29 February 2016

The latest offensive and ill-informed stream of bile from George Christensen and Cory Bernadi is a powerful reminder of the harm words can do.

Some might prefer to ignore their statements, or dismiss them as deliberately provocative, but these are elected members of the government of Australia, choosing to use their position in parliament to pursue a prejudicial vendetta against the Safe Schools program.

Safe Schools has been labelled a lot of things: Marxism, cultural relativism, “grooming” and part of something called the “rainbow ideology”.

But Safe Schools is not about imposing an ideology, or an “ism”. It’s about teaching our kids to treat everyone equally, to understand rather than judge. It is an important program, designed to prevent the bullying and intimidation of children who are struggling with questions of identity and sexuality.

Safe Schools lets young people who identify as gay know that they have every right to be accepted and respected for who they are. We should never underestimate how important this message is – or the consequences of trying to shout it down.

Anyone who’s been a teenager, or raised one, knows growing up is hard. Kids can be cruel to their peers, and many young people go through tough times and experience low moments.

But a young Australian who identifies as gay is six times more likely to consider taking their own life, compared to their sibling, classmate or teammate. Two out of five young Australians who are gay have thought about self-harm or suicide.

For kids in the regions and the bush, physical remoteness can add to a sense of isolation.

Both casual, unthinking discrimination and deliberate, malicious homophobia erode self-confidence and undermine mental health. Both are far too common, not just in our schoolyards or online but in sporting clubs, in the outer and even in our national parliament.

If one government program, designed to teach respect and inclusion, is capable of provoking the sort of unhinged and unfounded abuse we saw from an angry few last week, I shudder to think what kind of animosity Malcolm Turnbull’s plebiscite on marriage equality will stir up.

There’s no doubt in my mind Turnbull’s plan for a $160m taxpayer-funded opinion poll is a waste of money. But the real cost could be much higher, if harder to measure.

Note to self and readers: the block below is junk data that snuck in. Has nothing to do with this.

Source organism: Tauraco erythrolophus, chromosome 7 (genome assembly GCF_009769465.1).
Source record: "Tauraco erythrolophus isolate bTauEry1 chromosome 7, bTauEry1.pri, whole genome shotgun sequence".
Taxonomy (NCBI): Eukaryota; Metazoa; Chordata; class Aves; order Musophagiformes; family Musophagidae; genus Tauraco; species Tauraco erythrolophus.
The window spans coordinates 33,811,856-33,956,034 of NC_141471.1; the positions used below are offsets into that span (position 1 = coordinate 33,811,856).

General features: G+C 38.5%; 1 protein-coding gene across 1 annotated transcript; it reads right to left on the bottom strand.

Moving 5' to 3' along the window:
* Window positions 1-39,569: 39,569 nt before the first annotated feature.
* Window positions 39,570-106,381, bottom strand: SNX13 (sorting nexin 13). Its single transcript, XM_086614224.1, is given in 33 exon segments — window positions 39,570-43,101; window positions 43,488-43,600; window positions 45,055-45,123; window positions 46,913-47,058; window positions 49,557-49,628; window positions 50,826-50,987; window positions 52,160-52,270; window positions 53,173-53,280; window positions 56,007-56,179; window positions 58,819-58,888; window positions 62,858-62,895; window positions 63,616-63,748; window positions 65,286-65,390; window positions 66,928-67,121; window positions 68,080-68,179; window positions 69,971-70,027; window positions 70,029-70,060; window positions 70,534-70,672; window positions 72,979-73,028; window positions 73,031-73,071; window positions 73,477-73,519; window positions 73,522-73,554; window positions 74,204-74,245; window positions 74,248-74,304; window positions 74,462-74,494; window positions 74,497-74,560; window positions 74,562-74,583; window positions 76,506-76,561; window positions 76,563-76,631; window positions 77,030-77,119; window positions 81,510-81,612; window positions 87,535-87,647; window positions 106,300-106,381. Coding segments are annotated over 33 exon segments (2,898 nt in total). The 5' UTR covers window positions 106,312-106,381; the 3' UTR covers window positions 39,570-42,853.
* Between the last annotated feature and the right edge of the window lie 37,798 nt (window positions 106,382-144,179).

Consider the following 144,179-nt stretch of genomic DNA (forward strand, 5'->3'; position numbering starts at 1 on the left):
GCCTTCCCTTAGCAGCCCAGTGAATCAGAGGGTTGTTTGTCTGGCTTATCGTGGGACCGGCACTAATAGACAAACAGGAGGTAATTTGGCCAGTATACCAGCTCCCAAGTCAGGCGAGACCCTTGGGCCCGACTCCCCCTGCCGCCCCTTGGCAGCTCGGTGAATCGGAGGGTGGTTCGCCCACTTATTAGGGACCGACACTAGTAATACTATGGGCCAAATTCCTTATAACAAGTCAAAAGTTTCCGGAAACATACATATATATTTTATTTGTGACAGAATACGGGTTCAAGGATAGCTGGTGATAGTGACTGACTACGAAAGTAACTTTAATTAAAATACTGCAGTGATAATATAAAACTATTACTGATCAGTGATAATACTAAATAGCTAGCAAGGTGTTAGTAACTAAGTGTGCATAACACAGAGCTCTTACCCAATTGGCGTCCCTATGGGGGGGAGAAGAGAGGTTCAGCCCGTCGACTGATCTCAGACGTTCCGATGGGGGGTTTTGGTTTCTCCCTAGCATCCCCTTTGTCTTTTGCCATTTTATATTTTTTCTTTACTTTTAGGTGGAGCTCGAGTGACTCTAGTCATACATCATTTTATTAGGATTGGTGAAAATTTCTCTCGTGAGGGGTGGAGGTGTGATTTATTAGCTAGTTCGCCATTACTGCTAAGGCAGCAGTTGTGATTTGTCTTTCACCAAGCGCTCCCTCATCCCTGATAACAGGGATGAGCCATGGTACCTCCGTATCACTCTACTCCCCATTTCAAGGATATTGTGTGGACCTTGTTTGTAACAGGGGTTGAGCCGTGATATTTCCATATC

How do we quantify the damage done to a young person’s sense of self, if they are subjected to taxpayer-funded advertising arguing that they are a second-class citizen?

How can we guess the effect on children of seeing Australian-government sponsored advertisements claiming their parents are not fit to marry?

How do we measure the harm inflicted by a long and poisonous debate, where all the offensive prejudice of the past week will be amplified and magnified?

It is hard to know the toll this will take on the psyches and self-confidence of so many – but it is easy for our parliament to do something about it. As elected representatives, we have a responsibility. Not just to be mindful of our words but to do the right thing with our actions.

This is why our parliament should have a free vote on marriage equality, now. The legislation is already in the chamber and I believe the numbers are there to pass it. This week, my shadow parliamentary secretary, Terri Butler, will be re-introducing her bill for marriage equality into the parliament.

But if Malcolm Turnbull wants to introduce his own bill, I would be happy to second it.

Imagine if at Mardi Gras next Saturday, instead of dreading a drawn-out and divisive plebiscite, Australians were celebrating marriage equality at last.

Imagine if by the start of term two, Safe Schools was recognised and secure.

This is far from impossible. If Malcolm Turnbull is prepared to show a bit of leadership and a bit of courage, it can be done quickly and easily.

Let’s make marriage equality a reality. It’s time.

This opinion piece was first published in The Guardian on Monday, 29 February 2016